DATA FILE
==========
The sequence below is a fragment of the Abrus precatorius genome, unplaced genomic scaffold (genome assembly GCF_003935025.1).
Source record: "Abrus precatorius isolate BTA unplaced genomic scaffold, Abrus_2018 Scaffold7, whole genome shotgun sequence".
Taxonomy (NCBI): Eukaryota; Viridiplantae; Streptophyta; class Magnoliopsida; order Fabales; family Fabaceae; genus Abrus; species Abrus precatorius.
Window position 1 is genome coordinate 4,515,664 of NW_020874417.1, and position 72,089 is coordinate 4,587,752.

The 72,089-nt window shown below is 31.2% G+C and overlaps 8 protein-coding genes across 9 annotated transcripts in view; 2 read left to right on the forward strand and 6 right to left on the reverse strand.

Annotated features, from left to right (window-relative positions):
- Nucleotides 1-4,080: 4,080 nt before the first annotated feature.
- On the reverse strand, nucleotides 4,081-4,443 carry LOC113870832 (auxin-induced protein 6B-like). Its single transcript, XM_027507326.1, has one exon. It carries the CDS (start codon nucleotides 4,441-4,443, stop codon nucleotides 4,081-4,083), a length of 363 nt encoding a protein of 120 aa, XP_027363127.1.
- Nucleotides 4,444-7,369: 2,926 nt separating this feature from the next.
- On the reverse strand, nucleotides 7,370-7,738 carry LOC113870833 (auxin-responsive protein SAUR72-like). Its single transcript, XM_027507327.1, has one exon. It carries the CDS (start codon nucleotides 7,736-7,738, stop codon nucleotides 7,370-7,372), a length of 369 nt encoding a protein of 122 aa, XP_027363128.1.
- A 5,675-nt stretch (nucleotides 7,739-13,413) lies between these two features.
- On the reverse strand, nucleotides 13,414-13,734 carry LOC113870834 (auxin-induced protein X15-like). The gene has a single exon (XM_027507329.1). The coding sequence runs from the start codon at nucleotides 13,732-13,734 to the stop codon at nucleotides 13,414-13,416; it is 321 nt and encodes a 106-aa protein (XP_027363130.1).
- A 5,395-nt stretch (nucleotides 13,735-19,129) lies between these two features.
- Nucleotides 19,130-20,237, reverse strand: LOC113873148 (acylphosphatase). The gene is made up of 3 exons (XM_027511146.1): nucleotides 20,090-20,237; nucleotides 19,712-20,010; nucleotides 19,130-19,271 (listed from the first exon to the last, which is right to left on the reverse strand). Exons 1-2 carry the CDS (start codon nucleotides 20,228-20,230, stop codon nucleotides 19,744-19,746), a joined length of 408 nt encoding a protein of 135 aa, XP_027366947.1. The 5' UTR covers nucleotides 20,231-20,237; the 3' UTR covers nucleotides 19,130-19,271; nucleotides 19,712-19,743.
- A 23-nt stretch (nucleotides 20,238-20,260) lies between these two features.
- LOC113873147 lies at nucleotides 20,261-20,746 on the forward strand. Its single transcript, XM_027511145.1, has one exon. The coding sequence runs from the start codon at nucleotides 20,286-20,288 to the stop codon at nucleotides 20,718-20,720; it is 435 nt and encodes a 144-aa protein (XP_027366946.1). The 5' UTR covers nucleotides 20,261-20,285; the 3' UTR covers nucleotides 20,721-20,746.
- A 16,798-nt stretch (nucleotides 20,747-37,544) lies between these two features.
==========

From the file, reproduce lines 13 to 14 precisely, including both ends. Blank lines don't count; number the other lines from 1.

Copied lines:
- A 5,395-nt stretch (nucleotides 13,735-19,129) lies between these two features.
- Nucleotides 19,130-20,237, reverse strand: LOC113873148 (acylphosphatase). The gene is made up of 3 exons (XM_027511146.1): nucleotides 20,090-20,237; nucleotides 19,712-20,010; nucleotides 19,130-19,271 (listed from the first exon to the last, which is right to left on the reverse strand). Exons 1-2 carry the CDS (start codon nucleotides 20,228-20,230, stop codon nucleotides 19,744-19,746), a joined length of 408 nt encoding a protein of 135 aa, XP_027366947.1. The 5' UTR covers nucleotides 20,231-20,237; the 3' UTR covers nucleotides 19,130-19,271; nucleotides 19,712-19,743.